Nelson Mandela, who rose from militant antiapartheid activist to become the unifying president of a democratic South Africa and a global symbol of racial reconciliation, died at his Johannesburg home following a lengthy stay at a Pretoria hospital, the government said Thursday. He was 95.

Reaction: Again with the needless attribution. What flunks this lead is the space wasted with mundane facts—where he died, where he had been hospitalized. Also, “antiapartheid” is a clumsy word. This lead reads like it came off a shelf. Or just out of journalism school.

The New York Times, by Bill Keller

Nelson Mandela, who led the emancipation of South Africa, from white minority rule and served as his country’s first black president, becoming an international emblem of dignity and forbearance, died Thursday night. He was 95.

Reaction: This lead is okay, saved from prosaicness by the words “dignity and forbearance,” which is what everyone thinks about Nelson Mandela; those words capture the man.  I like “emancipation” here, too, because of its Lincolnesque echo. (Obama, in his tribute, also called Lincoln to mind with his “belongs to the ages” comment.) But calling Mandela “his country’s first black president” understates his achievement.

The Associated Press, by Christopher Torchia and Marcus Eliason

Nelson Mandela, who became one of the world’s most beloved statesmen and a colossus of the 20th century when he emerged from 27 years in prison to negotiate an end to white minority rule in South Africa, has died. He was 95.

Reaction: An old bugaboo—“one of the world’s”—raises its ugly head here in a lead by my old beloved employer. Let’s see now, let’s name some other “beloved statesmen.” Can’t? Me neither. And doesn’t “negotiate” understate the enormity of what Mandela did? It is such a mechanical word. And, incidentally, wasn’t he more than a colossus of the 20th century? Wasn’t he a colossus of all time? One nice element in this lead: “has died.” That lack of a time element carries a never-again-shall-we-see distinction.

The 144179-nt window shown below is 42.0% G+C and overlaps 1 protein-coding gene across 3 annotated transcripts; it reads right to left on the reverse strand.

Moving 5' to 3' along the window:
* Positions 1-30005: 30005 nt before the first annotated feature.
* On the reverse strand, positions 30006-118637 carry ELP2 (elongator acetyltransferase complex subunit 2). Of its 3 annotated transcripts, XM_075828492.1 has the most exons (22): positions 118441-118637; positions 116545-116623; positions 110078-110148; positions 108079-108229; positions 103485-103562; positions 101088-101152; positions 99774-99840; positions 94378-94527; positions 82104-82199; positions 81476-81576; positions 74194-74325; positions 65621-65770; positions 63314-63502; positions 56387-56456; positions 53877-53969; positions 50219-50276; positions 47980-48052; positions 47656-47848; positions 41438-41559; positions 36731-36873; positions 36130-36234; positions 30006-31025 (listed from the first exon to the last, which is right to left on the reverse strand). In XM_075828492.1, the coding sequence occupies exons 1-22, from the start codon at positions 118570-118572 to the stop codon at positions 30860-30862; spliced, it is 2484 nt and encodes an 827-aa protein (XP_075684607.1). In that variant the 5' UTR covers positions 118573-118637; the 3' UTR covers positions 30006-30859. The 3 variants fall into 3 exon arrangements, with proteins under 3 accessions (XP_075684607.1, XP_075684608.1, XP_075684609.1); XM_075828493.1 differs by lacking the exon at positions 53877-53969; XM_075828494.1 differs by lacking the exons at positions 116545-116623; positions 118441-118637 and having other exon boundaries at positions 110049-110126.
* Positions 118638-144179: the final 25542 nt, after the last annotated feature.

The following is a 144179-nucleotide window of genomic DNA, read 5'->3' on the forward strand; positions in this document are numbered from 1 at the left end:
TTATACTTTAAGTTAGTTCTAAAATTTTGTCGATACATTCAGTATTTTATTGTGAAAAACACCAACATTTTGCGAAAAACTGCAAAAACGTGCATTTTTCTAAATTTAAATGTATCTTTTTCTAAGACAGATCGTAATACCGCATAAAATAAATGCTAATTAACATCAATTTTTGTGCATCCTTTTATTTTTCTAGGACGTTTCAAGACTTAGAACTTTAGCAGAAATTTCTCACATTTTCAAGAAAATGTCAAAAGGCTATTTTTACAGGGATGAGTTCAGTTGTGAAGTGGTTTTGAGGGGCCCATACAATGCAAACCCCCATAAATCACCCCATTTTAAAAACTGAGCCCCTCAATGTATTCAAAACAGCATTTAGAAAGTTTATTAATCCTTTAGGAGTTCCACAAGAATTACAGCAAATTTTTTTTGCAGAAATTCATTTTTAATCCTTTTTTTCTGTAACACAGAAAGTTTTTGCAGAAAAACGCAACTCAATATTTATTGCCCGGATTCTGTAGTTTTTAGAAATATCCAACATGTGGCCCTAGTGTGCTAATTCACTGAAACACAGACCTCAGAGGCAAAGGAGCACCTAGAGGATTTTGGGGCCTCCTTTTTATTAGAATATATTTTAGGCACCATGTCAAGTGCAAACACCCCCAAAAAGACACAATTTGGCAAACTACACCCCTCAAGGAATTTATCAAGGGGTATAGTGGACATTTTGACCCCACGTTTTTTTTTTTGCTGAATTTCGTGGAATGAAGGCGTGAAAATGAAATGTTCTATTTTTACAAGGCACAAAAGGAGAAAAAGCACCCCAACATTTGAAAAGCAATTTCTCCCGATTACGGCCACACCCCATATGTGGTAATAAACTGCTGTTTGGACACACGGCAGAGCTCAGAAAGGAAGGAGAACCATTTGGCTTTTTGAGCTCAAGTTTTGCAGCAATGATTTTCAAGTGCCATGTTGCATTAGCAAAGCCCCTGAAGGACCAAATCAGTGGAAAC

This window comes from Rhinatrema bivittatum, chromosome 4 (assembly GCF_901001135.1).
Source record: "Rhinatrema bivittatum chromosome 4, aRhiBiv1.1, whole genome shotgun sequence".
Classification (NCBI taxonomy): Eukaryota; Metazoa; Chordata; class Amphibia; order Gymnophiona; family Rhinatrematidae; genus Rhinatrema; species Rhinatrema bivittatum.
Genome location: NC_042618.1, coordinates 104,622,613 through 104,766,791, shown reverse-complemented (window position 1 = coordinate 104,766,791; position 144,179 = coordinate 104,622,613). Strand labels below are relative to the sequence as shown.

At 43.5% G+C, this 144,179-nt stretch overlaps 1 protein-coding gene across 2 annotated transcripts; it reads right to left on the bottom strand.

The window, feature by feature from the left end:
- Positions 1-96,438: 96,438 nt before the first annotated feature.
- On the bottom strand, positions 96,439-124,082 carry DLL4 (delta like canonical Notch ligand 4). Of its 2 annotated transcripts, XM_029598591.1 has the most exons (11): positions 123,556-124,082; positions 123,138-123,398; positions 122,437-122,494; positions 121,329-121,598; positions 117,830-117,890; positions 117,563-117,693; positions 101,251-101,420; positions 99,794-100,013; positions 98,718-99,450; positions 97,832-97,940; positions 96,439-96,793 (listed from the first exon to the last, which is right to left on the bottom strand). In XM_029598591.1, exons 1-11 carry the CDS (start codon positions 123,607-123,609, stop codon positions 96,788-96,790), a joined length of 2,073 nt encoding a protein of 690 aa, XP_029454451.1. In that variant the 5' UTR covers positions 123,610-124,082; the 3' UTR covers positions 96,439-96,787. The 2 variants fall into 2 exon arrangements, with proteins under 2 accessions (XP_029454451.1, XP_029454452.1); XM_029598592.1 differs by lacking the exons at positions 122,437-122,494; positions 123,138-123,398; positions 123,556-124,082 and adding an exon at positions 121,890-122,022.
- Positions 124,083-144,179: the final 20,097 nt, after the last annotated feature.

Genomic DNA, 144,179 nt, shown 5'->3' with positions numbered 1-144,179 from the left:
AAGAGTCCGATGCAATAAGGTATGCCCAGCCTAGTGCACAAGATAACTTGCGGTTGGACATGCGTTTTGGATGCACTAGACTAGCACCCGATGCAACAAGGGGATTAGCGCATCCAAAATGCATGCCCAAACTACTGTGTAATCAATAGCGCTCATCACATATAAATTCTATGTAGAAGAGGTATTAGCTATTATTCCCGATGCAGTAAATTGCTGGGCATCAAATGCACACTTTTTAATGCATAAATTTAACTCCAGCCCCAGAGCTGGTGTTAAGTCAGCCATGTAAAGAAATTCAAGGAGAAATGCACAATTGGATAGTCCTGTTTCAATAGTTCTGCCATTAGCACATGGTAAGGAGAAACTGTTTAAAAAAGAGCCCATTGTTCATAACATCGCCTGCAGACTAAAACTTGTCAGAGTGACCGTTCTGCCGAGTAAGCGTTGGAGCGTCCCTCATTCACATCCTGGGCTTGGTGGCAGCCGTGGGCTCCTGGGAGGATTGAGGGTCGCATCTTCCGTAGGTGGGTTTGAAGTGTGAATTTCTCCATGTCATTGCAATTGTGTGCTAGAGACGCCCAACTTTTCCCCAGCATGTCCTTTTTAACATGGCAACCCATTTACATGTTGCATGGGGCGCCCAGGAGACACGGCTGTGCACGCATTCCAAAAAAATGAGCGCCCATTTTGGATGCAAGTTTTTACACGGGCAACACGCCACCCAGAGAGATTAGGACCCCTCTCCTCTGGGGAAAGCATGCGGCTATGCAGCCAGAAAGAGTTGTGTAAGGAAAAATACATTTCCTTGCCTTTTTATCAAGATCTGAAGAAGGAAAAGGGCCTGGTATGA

So which lead would you call the best?  Add your choice, please, in the comment section below. This is important; we’re doing some journalism here.

Mike Feinsilber spent about a quarter century with UPI in Pittsburgh, Columbus, Harrisburg, Newark, New York, Saigon and Washington and about a quarter century with AP in Washington, with a spell as assistant bureau chief and a stint as writing coach. He was a deskman, reporter, and editor, and he covered Congress and 18 political conventions.


  1. Rahel Crowley says

    The long walk to freedom for Nelson Rolihlahla Mandela, a Xhosan Revolutionary who walked out of prison to lead South Africa from its dark Apartheid abyss into a dawn of Democracy has ended after ninety five years.

  2. Rahel Crowley says

    Nelson Mandela’s long walk to freedom ends. The ANC’s revolutionary freedom fighter survived prison to lead his country from dark Apartheid into a new dawn of Democracy. [It’s so hard, Jack!!]